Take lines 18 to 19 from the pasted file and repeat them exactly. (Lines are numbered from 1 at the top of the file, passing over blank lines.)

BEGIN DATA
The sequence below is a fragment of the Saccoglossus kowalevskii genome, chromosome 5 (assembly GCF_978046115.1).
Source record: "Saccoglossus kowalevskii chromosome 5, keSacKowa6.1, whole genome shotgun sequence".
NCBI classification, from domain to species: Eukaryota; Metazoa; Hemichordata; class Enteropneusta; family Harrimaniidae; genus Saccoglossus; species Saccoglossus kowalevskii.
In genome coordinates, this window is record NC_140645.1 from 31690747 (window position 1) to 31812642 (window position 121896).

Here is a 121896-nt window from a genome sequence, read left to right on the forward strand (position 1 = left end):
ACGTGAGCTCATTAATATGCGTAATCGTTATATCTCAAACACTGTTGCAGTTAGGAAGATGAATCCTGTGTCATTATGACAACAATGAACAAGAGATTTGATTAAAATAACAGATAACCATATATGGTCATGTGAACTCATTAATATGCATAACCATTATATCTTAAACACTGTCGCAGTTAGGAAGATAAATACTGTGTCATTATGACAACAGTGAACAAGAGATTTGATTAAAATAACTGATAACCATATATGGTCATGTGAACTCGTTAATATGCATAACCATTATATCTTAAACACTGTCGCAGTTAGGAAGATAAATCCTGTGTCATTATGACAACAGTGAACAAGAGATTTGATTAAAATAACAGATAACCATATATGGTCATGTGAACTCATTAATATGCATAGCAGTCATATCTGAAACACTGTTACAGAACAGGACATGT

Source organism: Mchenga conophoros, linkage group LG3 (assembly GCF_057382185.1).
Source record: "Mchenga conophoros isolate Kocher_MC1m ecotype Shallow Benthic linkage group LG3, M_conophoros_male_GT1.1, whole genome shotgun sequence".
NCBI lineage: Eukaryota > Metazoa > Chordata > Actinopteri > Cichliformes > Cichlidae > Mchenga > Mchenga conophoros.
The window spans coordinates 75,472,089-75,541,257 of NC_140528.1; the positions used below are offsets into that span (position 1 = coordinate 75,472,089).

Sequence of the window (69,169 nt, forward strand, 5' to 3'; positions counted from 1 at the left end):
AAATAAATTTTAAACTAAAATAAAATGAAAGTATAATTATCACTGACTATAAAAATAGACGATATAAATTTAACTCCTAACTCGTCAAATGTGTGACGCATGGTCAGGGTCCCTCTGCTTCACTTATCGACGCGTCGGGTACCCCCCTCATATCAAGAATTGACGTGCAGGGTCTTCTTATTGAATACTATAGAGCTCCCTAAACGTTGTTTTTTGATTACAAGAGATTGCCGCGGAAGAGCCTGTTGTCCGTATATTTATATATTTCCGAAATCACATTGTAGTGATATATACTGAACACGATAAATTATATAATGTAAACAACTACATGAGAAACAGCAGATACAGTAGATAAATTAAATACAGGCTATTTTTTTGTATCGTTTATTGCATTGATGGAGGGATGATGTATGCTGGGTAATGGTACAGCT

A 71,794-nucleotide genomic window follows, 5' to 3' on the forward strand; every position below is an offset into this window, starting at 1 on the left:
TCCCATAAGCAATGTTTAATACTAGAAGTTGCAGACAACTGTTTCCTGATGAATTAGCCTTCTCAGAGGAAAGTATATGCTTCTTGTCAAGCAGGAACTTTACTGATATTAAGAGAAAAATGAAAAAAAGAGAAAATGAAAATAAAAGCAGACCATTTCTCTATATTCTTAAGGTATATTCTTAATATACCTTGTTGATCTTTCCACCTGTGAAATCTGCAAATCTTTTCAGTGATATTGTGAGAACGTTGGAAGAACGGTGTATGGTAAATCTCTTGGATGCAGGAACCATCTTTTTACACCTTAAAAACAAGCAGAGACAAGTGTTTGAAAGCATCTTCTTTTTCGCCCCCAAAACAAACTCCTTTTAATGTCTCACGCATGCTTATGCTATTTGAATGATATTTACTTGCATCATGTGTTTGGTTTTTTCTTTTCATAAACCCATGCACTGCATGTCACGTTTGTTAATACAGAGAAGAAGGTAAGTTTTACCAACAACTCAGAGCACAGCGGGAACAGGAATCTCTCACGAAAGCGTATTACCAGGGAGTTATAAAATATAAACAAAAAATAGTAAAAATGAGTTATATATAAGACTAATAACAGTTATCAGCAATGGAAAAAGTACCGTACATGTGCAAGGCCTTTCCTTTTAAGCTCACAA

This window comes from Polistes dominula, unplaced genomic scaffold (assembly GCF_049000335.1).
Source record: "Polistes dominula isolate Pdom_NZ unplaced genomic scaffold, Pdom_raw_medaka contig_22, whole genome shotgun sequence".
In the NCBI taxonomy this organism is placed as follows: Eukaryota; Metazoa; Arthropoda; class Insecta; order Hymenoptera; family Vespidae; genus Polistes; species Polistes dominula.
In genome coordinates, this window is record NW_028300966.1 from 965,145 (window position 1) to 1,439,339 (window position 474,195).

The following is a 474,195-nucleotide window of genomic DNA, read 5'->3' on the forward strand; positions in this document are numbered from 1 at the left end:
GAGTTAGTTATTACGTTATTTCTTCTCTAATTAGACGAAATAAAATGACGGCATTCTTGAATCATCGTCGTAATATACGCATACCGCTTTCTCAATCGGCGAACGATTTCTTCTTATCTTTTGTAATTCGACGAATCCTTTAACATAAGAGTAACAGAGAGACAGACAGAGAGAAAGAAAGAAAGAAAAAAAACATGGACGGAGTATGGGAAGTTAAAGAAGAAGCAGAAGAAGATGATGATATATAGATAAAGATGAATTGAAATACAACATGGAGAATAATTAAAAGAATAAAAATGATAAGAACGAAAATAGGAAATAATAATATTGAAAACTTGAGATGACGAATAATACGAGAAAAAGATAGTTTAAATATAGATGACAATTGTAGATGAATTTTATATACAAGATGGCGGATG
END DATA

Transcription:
In genome coordinates, this window is record NW_028300966.1 from 965,145 (window position 1) to 1,439,339 (window position 474,195).

The following is a 474,195-nucleotide window of genomic DNA, read 5'->3' on the forward strand; positions in this document are numbered from 1 at the left end: